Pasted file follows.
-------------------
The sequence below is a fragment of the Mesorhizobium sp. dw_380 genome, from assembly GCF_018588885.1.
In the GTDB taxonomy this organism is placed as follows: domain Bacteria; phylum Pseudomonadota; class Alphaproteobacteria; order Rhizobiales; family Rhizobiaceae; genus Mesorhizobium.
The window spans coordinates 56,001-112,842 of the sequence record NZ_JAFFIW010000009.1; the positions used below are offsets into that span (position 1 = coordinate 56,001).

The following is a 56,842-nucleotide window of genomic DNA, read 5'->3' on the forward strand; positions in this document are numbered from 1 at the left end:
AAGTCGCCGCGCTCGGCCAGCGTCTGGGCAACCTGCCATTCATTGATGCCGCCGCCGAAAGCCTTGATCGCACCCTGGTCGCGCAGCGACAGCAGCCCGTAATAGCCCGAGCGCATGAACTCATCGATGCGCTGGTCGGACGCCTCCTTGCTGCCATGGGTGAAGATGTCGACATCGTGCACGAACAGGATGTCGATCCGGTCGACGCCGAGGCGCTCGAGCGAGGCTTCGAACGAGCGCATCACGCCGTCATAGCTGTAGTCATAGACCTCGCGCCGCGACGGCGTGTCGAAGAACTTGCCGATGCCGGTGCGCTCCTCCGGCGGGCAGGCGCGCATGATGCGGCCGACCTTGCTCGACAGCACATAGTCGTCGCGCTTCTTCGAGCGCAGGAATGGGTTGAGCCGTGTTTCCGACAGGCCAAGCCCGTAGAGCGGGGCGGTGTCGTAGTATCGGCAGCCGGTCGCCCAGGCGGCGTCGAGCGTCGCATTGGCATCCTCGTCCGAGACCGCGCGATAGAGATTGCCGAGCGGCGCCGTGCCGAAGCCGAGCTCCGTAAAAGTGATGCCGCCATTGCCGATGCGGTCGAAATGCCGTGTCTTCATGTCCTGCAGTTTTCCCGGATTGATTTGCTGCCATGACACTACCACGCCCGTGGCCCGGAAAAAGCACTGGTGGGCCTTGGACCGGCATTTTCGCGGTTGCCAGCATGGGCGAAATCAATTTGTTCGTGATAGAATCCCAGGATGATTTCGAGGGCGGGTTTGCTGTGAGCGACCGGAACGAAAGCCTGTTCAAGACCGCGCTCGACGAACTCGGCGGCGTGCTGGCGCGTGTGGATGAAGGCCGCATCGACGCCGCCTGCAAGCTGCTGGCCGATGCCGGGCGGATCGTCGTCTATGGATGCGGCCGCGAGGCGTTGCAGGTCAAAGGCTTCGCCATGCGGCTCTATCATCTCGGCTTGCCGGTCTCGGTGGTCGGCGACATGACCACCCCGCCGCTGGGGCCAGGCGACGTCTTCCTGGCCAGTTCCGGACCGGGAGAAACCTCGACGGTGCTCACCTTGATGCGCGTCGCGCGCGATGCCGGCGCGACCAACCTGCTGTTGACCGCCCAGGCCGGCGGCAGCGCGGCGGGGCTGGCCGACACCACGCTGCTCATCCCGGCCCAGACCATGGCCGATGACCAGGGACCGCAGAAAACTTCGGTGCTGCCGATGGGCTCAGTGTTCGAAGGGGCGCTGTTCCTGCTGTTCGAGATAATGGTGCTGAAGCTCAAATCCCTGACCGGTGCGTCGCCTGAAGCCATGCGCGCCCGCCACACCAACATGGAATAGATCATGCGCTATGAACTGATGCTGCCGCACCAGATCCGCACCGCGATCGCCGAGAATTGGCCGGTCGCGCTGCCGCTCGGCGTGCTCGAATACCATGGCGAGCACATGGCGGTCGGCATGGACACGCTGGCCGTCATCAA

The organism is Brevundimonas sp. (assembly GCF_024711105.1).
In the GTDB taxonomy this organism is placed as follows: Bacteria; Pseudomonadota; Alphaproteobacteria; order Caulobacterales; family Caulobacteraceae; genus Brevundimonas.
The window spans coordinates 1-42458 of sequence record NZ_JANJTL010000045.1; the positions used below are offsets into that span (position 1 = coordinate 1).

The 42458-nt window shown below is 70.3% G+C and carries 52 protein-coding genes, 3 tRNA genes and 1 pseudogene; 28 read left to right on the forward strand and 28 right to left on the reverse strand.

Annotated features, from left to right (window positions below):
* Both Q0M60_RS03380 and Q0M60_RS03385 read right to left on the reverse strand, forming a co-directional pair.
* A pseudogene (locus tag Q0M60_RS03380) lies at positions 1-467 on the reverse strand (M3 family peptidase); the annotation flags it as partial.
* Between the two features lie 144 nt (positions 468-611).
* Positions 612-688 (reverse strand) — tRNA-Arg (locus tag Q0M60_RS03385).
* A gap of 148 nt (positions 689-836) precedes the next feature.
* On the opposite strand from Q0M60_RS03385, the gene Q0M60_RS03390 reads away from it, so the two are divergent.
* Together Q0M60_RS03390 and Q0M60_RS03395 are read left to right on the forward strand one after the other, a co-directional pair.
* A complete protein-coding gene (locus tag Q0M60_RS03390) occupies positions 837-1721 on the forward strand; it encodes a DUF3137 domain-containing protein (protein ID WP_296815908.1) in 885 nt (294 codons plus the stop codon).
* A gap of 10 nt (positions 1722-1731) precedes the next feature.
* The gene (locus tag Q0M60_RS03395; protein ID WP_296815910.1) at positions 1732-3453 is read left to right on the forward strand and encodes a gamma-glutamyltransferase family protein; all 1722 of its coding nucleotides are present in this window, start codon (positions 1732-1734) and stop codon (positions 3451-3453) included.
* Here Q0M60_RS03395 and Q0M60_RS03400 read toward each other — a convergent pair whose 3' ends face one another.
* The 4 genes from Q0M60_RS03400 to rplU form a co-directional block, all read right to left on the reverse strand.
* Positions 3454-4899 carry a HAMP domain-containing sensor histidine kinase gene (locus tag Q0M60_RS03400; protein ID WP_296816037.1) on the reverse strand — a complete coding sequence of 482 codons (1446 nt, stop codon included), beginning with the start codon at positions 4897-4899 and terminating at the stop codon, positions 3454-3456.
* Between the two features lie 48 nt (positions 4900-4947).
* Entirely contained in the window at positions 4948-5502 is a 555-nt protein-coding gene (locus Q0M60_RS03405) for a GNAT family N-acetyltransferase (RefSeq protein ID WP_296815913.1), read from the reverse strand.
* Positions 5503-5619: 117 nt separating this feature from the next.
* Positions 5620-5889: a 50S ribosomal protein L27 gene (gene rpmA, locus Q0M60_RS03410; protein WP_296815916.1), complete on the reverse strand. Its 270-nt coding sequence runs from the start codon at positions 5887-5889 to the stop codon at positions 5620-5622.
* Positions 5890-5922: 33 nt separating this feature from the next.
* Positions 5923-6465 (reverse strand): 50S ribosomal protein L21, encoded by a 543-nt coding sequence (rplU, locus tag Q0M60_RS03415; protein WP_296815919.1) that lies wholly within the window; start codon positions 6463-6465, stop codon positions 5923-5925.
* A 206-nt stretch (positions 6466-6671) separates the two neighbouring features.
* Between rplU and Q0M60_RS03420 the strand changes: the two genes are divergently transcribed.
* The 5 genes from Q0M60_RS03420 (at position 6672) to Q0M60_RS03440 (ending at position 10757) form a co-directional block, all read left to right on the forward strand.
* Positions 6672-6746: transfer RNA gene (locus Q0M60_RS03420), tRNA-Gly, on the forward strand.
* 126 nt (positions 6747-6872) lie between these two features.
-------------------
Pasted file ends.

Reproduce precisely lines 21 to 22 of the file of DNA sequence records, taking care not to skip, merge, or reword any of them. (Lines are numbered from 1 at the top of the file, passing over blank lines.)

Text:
* Here Q0M60_RS03395 and Q0M60_RS03400 read toward each other — a convergent pair whose 3' ends face one another.
* The 4 genes from Q0M60_RS03400 to rplU form a co-directional block, all read right to left on the reverse strand.